In a historic move, France's eight main labor unions are joining forces for the first time in over ten years to demonstrate against government policies. Together they will form an unprecedented union front bringing together workers from all walks of life and advocating for fundamental change with their shared voice.
"The government is making itself look good in the eyes of the public by saying that it has negotiated with the trade unions, but the exchanges we have had have only resulted in measures to make things look good."
After years of political stagnation, the government has decided to raise its citizens' retirement age despite overwhelming public opposition. The seemingly ill-timed measure comes as many already struggle with skyrocketing prices and wages that fail to keep up.
"I'm well aware that changing our pension system raises questions and fears among the French," Borne said on Tuesday, adding that her government would work on convincing the French that the reform was necessary.
"We offer today a project to balance our pension system, a project that is fair," she said.
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Overhauling the pension system was a central pillar of Macron's reformist agenda when he entered the Élysée Palace in 2017. But he shelved his first attempt in 2020 as the government battled to contain the Covid outbreak.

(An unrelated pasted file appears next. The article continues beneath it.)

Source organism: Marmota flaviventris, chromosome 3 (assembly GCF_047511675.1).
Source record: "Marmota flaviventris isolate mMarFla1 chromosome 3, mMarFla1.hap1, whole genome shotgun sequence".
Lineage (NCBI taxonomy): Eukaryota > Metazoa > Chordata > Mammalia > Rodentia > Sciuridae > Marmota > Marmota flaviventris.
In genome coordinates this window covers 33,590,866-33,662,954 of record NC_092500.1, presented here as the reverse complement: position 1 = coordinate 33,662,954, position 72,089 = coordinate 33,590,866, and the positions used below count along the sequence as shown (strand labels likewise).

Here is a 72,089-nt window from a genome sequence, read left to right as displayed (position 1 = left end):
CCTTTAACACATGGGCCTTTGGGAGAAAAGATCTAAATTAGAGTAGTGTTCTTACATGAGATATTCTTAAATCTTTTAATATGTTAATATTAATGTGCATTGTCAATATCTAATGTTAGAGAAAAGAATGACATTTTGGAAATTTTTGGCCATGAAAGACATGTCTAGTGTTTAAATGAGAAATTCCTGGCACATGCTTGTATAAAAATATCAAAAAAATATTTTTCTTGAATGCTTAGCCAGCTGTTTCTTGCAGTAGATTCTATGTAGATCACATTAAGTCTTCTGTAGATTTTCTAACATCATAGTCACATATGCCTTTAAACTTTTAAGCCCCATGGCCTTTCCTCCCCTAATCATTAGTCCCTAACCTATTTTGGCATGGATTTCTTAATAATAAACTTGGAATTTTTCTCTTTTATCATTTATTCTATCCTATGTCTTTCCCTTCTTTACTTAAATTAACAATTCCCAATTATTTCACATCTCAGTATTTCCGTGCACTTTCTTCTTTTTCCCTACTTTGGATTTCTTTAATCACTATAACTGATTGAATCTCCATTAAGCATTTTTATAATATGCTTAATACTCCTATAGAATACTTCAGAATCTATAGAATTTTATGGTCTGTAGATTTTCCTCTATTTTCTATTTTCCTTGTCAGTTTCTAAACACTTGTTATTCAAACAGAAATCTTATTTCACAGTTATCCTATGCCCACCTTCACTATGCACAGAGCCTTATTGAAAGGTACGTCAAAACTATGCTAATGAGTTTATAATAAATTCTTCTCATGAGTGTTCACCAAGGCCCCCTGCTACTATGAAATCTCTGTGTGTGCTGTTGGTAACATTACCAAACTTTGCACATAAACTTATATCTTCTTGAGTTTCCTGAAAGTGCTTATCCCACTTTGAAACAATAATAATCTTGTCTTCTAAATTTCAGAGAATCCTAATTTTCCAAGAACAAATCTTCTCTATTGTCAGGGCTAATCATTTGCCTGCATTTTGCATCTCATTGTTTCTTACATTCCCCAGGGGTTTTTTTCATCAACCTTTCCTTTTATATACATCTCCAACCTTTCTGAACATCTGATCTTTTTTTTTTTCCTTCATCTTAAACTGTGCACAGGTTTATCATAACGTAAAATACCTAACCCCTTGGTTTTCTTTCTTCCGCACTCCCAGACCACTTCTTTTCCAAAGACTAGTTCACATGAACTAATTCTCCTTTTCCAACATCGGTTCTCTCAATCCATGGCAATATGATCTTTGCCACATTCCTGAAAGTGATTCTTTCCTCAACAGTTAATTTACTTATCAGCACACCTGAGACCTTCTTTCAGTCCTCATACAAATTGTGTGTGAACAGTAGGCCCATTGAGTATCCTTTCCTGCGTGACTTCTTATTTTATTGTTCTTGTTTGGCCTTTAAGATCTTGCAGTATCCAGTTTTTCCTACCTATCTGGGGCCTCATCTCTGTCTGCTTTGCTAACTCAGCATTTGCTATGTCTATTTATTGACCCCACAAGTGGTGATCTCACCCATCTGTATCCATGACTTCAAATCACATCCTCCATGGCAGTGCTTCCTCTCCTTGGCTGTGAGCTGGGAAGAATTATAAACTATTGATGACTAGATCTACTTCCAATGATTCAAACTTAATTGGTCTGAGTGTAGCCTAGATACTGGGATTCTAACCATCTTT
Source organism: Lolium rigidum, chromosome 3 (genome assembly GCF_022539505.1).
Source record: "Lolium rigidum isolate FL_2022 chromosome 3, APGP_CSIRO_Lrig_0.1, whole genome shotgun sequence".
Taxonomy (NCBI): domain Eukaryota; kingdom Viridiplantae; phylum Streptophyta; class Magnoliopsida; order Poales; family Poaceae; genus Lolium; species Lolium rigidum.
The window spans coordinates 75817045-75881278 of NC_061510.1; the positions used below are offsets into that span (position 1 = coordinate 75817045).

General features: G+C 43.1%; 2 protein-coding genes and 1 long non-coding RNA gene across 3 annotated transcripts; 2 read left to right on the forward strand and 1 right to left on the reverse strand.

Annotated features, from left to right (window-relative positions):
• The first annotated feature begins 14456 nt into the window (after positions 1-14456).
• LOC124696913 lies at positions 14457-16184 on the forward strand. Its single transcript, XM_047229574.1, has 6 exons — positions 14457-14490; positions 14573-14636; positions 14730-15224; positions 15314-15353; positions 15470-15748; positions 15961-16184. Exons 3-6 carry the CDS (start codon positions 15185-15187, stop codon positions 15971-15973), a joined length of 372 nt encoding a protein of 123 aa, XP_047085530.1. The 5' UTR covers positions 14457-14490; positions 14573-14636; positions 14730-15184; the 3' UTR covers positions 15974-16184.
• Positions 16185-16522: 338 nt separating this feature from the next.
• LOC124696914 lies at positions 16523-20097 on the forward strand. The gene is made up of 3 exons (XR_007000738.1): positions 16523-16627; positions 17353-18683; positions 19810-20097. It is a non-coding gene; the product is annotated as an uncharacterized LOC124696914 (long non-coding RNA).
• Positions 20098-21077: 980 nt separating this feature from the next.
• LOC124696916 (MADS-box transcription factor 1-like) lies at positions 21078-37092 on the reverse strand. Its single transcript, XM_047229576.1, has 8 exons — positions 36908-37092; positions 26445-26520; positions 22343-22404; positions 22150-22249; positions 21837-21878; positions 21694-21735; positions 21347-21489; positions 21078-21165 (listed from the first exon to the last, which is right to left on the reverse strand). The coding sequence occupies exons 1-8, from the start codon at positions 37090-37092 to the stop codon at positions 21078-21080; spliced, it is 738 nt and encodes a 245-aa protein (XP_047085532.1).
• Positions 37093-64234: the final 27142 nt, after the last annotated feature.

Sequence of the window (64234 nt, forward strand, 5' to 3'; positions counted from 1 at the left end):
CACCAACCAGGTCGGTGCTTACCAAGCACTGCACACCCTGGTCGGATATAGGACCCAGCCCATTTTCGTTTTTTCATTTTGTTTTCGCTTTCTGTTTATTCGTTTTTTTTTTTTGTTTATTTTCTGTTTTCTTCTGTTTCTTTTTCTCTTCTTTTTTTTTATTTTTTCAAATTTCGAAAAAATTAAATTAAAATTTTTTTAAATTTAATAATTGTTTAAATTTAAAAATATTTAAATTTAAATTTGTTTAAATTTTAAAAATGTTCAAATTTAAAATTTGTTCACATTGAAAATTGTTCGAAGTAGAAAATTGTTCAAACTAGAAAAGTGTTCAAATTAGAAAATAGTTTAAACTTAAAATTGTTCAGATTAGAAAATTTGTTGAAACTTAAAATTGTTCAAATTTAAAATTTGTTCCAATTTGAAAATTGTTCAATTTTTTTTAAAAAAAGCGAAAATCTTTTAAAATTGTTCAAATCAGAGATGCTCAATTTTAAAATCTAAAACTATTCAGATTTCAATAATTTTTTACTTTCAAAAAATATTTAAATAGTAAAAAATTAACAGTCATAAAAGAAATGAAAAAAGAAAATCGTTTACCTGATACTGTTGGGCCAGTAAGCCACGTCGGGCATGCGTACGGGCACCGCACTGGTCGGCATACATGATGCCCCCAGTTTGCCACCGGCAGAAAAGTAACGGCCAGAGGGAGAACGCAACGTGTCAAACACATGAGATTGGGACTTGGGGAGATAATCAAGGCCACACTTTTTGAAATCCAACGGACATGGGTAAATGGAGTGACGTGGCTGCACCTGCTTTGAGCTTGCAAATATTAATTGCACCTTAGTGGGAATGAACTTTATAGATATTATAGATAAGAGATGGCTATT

CGT leader Philippe Martinez said unions were “determined” the pensions bill would not make it through the National Assembly, while CFDT head Laurent Berger denounced "one of the most brutal pension reforms of the last 30 years".
Appeal to private sector
No target figures have been officially set by the unions for the upcoming day of action, but it is agreed that participation will need to be higher than in December 2019, when 806,000 people took to the streets, according to conservative Interior Ministry figures.
The unions are hoping that all professional sectors will join the strike and that anger over inflation and the energy crisis will fuel support for street protests.
While workers who stand to lose favourable retirement privileges - teachers, electricians, gas workers, metro and rail workers - are expected to cause the most disruption, unions are also targeting the private sector, which is typically less quick to mobilise.
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“Whole sectors of the economy need block production because this is what will get the attention of employers and the government", said CGT boss Catherine Perret.
"We have worked a lot with certain sectors, such as the food industry or trade, to defend their wages."
France Inter said it had seen a note from intelligence services indicated that grassroots “yellow vests" protesters could also join the street rallies.
For the pensions reform to become law, it will need to be adopted in parliament, where President Emmanuel Macron’s Renaissance party does not have an absolute majority.
The government has already made some concessions to the conservative Les Républicains party, which is itself not united on the issue - so every vote will count.
The Socialists, the hard-left France Unbowed party and the far-right's National Rally have all said they will oppose the reform.